Hospital Panel Upholds Surgeon's Suspension

CLEVELAND (AP) - University Hospitals of Cleveland's internal review panel has upheld the suspension of a surgeon.

The suspension of Dr. Thomas Kirby, the chief lung transplant surgeon, resulted in UH also halting its lung transplant program.

The Clinical Council, a group composed of physicians, hospital executives and trustees, voted May 3 to uphold Kirby's suspension, The Plain Dealer reported Friday. The reasons are detailed in a letter to Kirby from Dr. Robert Daroff, chief of staff, who chairs the council.

Kirby denied most of the charges and disputed the accuracy of many of the specific incidents described, The Plain Dealer reported. "At least they haven't found out I'm a member of al-Qaida, and they haven't found any anthrax in my office yet," Kirby told the newspaper.

Kirby, a thoracic surgeon, continued to perform surgeries until his suspension April 26.

Gerald Messerman, a lawyer representing UH in the dispute, said Kirby's situation was thoroughly investigated before his suspension.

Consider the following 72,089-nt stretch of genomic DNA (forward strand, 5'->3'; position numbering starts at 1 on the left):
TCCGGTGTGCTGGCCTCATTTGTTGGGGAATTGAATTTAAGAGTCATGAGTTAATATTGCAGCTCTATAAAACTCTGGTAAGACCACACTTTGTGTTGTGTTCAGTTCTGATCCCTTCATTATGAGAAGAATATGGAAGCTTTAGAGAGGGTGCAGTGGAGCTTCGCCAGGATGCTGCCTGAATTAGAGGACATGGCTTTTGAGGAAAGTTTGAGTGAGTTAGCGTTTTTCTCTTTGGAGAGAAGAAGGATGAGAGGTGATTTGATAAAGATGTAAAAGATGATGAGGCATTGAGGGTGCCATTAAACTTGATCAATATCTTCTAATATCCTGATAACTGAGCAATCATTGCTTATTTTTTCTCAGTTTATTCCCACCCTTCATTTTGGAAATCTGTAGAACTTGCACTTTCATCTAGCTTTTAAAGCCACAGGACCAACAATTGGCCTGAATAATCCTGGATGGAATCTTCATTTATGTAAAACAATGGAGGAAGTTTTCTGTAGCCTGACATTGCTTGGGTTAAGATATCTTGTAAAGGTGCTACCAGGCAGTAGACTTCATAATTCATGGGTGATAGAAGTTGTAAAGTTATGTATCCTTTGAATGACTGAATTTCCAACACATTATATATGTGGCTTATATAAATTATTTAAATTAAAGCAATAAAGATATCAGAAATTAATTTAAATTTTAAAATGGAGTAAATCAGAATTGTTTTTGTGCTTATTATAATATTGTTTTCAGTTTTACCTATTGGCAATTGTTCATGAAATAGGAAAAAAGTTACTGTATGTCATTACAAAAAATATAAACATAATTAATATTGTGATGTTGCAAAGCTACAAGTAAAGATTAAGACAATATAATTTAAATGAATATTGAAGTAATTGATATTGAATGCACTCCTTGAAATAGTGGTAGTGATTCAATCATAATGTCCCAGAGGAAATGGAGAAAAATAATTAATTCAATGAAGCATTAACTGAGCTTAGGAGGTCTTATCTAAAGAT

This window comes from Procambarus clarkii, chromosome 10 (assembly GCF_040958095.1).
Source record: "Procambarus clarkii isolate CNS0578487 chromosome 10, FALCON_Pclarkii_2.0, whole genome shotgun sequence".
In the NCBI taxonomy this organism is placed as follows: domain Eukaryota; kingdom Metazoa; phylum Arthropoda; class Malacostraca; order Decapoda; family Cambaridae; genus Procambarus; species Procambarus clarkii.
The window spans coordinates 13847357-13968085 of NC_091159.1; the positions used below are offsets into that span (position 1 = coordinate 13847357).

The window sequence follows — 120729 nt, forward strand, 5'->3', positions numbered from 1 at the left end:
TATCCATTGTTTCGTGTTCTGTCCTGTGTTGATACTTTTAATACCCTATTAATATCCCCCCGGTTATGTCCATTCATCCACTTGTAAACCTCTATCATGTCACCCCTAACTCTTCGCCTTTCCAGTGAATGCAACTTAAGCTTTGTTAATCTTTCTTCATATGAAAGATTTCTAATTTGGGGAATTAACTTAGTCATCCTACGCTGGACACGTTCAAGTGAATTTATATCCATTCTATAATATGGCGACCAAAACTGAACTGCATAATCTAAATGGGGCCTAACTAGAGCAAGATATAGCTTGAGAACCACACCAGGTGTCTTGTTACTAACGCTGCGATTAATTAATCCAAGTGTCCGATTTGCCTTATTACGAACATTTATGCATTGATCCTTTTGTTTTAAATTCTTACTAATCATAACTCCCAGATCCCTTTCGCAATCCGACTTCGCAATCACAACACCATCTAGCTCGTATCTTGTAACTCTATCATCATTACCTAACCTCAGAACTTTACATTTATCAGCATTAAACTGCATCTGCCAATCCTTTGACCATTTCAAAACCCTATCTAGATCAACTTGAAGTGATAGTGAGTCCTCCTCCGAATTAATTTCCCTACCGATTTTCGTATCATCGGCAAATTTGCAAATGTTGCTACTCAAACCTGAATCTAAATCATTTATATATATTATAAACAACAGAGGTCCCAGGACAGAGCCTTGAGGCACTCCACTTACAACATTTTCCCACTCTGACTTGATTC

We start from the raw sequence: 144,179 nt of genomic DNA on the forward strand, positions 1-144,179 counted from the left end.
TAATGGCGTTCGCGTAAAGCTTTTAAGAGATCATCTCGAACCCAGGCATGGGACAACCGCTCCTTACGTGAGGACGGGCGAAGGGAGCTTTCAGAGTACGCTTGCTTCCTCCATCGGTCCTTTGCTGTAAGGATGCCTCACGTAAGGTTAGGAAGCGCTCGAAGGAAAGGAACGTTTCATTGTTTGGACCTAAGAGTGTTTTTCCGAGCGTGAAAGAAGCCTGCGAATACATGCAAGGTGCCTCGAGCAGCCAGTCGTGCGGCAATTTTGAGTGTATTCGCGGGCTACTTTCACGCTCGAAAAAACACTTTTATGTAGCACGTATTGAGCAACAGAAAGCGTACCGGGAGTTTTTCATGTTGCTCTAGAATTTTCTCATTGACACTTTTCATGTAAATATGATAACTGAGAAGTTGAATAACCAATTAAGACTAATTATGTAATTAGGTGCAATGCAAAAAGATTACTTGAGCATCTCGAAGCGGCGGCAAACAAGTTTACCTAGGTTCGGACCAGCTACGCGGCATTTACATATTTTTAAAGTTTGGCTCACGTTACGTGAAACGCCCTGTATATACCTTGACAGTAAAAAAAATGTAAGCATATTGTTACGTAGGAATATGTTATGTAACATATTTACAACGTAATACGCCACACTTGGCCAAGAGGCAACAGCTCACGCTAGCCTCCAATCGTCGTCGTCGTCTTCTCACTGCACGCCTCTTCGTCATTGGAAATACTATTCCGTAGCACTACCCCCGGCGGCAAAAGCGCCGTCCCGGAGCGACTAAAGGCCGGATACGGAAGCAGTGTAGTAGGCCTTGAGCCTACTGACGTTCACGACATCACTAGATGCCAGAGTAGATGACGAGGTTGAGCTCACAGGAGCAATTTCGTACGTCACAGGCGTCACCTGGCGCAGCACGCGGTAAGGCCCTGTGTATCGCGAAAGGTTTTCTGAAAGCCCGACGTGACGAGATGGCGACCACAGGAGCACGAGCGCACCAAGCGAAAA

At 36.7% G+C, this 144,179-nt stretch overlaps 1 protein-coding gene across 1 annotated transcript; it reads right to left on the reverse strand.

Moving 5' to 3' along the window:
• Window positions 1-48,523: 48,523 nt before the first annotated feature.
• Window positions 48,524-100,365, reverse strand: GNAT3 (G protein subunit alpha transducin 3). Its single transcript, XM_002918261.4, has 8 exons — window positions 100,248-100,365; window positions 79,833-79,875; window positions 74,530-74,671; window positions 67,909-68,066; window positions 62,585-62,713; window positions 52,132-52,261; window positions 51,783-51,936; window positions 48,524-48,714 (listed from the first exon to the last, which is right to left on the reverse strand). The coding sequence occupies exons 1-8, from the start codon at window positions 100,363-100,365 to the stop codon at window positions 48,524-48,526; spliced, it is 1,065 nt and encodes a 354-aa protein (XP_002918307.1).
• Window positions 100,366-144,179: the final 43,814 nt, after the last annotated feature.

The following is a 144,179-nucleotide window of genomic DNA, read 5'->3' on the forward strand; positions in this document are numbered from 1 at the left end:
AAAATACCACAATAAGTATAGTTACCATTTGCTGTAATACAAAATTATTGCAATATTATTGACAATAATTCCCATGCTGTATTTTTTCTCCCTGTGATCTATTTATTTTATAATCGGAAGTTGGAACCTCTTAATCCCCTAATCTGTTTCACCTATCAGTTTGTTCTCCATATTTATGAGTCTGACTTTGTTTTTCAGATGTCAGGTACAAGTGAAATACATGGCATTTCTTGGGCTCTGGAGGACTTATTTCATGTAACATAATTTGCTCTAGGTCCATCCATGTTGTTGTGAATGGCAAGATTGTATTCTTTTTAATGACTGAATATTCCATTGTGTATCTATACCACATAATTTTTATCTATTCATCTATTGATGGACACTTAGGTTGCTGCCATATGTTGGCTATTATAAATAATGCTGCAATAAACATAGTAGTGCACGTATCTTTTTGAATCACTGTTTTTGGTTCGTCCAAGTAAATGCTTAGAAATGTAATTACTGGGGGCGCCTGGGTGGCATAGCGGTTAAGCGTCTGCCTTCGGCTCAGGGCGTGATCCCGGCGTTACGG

The suspension followed a Plain Dealer interview with the hospital system's officials about concerns that Kirby and others had raised about poor results in cardiac surgery. It came two days before a story detailing troubles in the cardiothoracic surgery division.

Last week, Kirby sued for damages and asked the court to order the hospital to reinstate him, at least until the appeals process at the hospital played out, so he could treat his patients. The court denied his request but scheduled a hearing on the case for next Friday.

Daroff's letter said Kirby had used foul language and verbally attacked physicians and staff members.

One female employee "was physically sick and anxious about coming to work every day because she never knew what you would do or say next," Daroff wrote.

Daroff also charges that Kirby violated policies barring sexual harassment, chilled discussions at the hospital by secretly recording messages and failed to attend quality-assurance meetings.

Daroff's letter also alleges Kirby violated rules requiring direct supervision of medical residents, who are physicians in training.

(Copyright 2002 by The Associated Press. All Rights Reserved.)